The member states of the European Union are faced with the challenges of handling “big data” as well as with a growing impact of the supranational level. Given that the success of efforts at European level strongly depends on corresponding national and local activities, i.e., the quality of implementation and the degree of consistency, this chapter centers upon the coherence of European strategies and national implementations concerning the reuse of public sector information. Taking the City of Vienna’s open data activities as an illustrative example, we seek an answer to the question whether and to what extent developments at European level and other factors have an effect on local efforts towards open data. We find that the European Commission’s ambitions are driven by a strong economic argumentation, while the efforts of the City of Vienna have only very little to do with the European orientation and are rather dominated by lifestyle and administrative reform arguments. Hence, we observe a decoupling of supranational strategies and national implementation activities. The very reluctant attitude at Austrian federal level might be one reason for this, nationally induced barriers—such as the administrative culture—might be another. In order to enhance the correspondence between the strategies of the supranational level and those of the implementers at national and regional levels, the strengthening of soft law measures could be promising.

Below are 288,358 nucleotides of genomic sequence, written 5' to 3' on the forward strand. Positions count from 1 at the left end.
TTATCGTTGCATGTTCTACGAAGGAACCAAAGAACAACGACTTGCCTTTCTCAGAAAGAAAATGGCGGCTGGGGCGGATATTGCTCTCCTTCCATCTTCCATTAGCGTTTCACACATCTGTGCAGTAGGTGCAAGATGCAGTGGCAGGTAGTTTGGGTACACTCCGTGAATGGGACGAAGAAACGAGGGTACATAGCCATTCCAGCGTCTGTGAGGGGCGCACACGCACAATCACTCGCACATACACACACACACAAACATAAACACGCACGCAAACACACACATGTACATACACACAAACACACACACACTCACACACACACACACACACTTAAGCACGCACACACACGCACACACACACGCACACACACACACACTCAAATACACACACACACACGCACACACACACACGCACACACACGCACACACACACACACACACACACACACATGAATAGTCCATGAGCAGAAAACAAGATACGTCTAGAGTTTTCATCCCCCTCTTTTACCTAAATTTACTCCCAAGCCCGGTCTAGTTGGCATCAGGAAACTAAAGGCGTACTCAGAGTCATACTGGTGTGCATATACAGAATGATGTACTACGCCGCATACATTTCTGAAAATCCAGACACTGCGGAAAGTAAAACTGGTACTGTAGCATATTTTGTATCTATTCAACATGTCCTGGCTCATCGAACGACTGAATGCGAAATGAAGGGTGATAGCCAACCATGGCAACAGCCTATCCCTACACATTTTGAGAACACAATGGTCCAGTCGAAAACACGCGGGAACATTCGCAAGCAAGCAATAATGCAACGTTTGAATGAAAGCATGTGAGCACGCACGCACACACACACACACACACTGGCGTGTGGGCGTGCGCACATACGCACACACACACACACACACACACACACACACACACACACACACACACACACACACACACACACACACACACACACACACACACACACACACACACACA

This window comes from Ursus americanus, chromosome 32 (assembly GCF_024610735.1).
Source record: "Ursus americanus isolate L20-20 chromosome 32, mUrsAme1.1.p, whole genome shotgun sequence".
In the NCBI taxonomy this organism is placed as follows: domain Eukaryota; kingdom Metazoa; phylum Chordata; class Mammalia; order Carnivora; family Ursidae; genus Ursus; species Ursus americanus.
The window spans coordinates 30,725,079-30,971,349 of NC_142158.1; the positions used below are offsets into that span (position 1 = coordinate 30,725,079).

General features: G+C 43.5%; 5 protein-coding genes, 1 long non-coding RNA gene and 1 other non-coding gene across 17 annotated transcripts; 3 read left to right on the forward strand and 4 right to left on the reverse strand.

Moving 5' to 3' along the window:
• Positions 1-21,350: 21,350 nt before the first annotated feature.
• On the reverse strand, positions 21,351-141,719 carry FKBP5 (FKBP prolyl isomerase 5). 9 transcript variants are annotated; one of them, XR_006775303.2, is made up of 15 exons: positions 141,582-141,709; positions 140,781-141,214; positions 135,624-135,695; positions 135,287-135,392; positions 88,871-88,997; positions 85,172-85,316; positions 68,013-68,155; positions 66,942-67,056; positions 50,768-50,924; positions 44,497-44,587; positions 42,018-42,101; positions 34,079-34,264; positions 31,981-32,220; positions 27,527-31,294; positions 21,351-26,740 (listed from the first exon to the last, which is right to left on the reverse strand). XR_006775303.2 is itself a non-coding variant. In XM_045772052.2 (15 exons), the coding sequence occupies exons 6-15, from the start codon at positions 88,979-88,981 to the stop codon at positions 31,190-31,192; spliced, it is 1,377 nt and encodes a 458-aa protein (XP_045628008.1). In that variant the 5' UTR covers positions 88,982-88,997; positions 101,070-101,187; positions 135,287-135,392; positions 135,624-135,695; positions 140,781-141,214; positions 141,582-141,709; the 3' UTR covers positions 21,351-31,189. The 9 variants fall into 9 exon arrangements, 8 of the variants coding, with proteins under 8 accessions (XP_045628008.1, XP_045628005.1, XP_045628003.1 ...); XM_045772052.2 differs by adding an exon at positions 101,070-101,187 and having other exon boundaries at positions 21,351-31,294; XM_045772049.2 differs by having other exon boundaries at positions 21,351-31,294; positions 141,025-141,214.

|Title of host publication||Open Government: Opportunities and Challenges for Public Governance|
|ISBN (Print)||978-1-4614-9562-8 |
|Publication status||Published - 22 Feb 2014|